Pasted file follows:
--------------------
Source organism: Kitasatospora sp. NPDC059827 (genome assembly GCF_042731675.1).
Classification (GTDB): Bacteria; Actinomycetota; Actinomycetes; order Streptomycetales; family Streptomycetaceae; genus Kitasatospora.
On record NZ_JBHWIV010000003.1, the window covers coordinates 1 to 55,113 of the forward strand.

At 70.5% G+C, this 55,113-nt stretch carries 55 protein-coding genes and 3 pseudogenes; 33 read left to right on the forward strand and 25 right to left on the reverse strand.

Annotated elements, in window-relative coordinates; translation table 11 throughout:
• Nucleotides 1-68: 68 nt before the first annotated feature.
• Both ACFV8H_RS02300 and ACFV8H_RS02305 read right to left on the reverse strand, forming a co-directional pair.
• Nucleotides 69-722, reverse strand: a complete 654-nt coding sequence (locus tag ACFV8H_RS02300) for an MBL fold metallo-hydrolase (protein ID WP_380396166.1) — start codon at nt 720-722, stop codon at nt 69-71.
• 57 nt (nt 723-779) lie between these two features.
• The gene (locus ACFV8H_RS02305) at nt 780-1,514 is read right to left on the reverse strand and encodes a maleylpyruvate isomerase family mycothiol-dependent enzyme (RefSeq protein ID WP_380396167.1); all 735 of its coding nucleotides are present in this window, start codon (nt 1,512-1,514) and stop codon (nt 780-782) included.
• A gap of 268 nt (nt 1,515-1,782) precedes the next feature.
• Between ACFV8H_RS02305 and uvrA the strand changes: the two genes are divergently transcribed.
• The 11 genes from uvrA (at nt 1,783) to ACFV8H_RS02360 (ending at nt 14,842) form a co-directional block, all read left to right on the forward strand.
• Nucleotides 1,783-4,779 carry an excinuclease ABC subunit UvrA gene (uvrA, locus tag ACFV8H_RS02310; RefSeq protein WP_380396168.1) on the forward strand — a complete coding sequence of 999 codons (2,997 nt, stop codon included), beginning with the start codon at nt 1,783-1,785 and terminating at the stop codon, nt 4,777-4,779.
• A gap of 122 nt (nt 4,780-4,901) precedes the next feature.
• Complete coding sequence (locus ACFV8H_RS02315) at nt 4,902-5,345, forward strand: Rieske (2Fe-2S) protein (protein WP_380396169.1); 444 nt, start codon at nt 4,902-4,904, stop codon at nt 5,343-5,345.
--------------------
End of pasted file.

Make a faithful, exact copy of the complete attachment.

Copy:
Source organism: Kitasatospora sp. NPDC059827 (genome assembly GCF_042731675.1).
Classification (GTDB): Bacteria; Actinomycetota; Actinomycetes; order Streptomycetales; family Streptomycetaceae; genus Kitasatospora.
On record NZ_JBHWIV010000003.1, the window covers coordinates 1 to 55,113 of the forward strand.

At 70.5% G+C, this 55,113-nt stretch carries 55 protein-coding genes and 3 pseudogenes; 33 read left to right on the forward strand and 25 right to left on the reverse strand.

Annotated elements, in window-relative coordinates; translation table 11 throughout:
• Nucleotides 1-68: 68 nt before the first annotated feature.
• Both ACFV8H_RS02300 and ACFV8H_RS02305 read right to left on the reverse strand, forming a co-directional pair.
• Nucleotides 69-722, reverse strand: a complete 654-nt coding sequence (locus tag ACFV8H_RS02300) for an MBL fold metallo-hydrolase (protein ID WP_380396166.1) — start codon at nt 720-722, stop codon at nt 69-71.
• 57 nt (nt 723-779) lie between these two features.
• The gene (locus ACFV8H_RS02305) at nt 780-1,514 is read right to left on the reverse strand and encodes a maleylpyruvate isomerase family mycothiol-dependent enzyme (RefSeq protein ID WP_380396167.1); all 735 of its coding nucleotides are present in this window, start codon (nt 1,512-1,514) and stop codon (nt 780-782) included.
• A gap of 268 nt (nt 1,515-1,782) precedes the next feature.
• Between ACFV8H_RS02305 and uvrA the strand changes: the two genes are divergently transcribed.
• The 11 genes from uvrA (at nt 1,783) to ACFV8H_RS02360 (ending at nt 14,842) form a co-directional block, all read left to right on the forward strand.
• Nucleotides 1,783-4,779 carry an excinuclease ABC subunit UvrA gene (uvrA, locus tag ACFV8H_RS02310; RefSeq protein WP_380396168.1) on the forward strand — a complete coding sequence of 999 codons (2,997 nt, stop codon included), beginning with the start codon at nt 1,783-1,785 and terminating at the stop codon, nt 4,777-4,779.
• A gap of 122 nt (nt 4,780-4,901) precedes the next feature.
• Complete coding sequence (locus ACFV8H_RS02315) at nt 4,902-5,345, forward strand: Rieske (2Fe-2S) protein (protein WP_380396169.1); 444 nt, start codon at nt 4,902-4,904, stop codon at nt 5,343-5,345.